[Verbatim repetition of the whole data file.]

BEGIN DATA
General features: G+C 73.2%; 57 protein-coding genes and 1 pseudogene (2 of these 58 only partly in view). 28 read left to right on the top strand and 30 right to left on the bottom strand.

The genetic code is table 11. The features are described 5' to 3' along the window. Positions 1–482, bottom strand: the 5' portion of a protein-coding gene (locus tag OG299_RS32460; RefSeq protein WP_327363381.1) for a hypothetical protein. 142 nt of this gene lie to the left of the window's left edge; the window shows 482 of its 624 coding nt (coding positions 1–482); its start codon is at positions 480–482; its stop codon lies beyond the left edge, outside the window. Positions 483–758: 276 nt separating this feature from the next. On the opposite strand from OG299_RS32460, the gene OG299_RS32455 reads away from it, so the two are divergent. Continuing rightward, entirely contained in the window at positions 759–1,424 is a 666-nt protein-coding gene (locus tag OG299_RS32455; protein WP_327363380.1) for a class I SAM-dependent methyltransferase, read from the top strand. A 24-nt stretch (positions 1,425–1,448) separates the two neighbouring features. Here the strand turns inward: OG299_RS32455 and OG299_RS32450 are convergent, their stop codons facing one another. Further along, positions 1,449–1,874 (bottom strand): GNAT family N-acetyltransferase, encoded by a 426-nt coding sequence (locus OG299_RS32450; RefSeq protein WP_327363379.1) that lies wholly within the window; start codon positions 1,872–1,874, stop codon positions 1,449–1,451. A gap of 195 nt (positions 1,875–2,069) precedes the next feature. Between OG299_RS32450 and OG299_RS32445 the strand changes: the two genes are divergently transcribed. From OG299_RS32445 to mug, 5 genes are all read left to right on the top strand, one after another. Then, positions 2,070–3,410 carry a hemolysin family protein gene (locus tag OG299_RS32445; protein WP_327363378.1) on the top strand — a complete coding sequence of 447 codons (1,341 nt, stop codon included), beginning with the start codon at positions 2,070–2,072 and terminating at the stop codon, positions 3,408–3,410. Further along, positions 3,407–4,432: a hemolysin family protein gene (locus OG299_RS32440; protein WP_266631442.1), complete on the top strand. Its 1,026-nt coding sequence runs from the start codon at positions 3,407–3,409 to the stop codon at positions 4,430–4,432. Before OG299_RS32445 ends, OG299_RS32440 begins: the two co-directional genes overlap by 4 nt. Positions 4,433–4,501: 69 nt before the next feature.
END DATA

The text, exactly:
General features: G+C 73.2%; 57 protein-coding genes and 1 pseudogene (2 of these 58 only partly in view). 28 read left to right on the top strand and 30 right to left on the bottom strand.

The genetic code is table 11. The features are described 5' to 3' along the window. Positions 1–482, bottom strand: the 5' portion of a protein-coding gene (locus tag OG299_RS32460; RefSeq protein WP_327363381.1) for a hypothetical protein. 142 nt of this gene lie to the left of the window's left edge; the window shows 482 of its 624 coding nt (coding positions 1–482); its start codon is at positions 480–482; its stop codon lies beyond the left edge, outside the window. Positions 483–758: 276 nt separating this feature from the next. On the opposite strand from OG299_RS32460, the gene OG299_RS32455 reads away from it, so the two are divergent. Continuing rightward, entirely contained in the window at positions 759–1,424 is a 666-nt protein-coding gene (locus tag OG299_RS32455; protein WP_327363380.1) for a class I SAM-dependent methyltransferase, read from the top strand. A 24-nt stretch (positions 1,425–1,448) separates the two neighbouring features. Here the strand turns inward: OG299_RS32455 and OG299_RS32450 are convergent, their stop codons facing one another. Further along, positions 1,449–1,874 (bottom strand): GNAT family N-acetyltransferase, encoded by a 426-nt coding sequence (locus OG299_RS32450; RefSeq protein WP_327363379.1) that lies wholly within the window; start codon positions 1,872–1,874, stop codon positions 1,449–1,451. A gap of 195 nt (positions 1,875–2,069) precedes the next feature. Between OG299_RS32450 and OG299_RS32445 the strand changes: the two genes are divergently transcribed. From OG299_RS32445 to mug, 5 genes are all read left to right on the top strand, one after another. Then, positions 2,070–3,410 carry a hemolysin family protein gene (locus tag OG299_RS32445; protein WP_327363378.1) on the top strand — a complete coding sequence of 447 codons (1,341 nt, stop codon included), beginning with the start codon at positions 2,070–2,072 and terminating at the stop codon, positions 3,408–3,410. Further along, positions 3,407–4,432: a hemolysin family protein gene (locus OG299_RS32440; protein WP_266631442.1), complete on the top strand. Its 1,026-nt coding sequence runs from the start codon at positions 3,407–3,409 to the stop codon at positions 4,430–4,432. Before OG299_RS32445 ends, OG299_RS32440 begins: the two co-directional genes overlap by 4 nt. Positions 4,433–4,501: 69 nt before the next feature.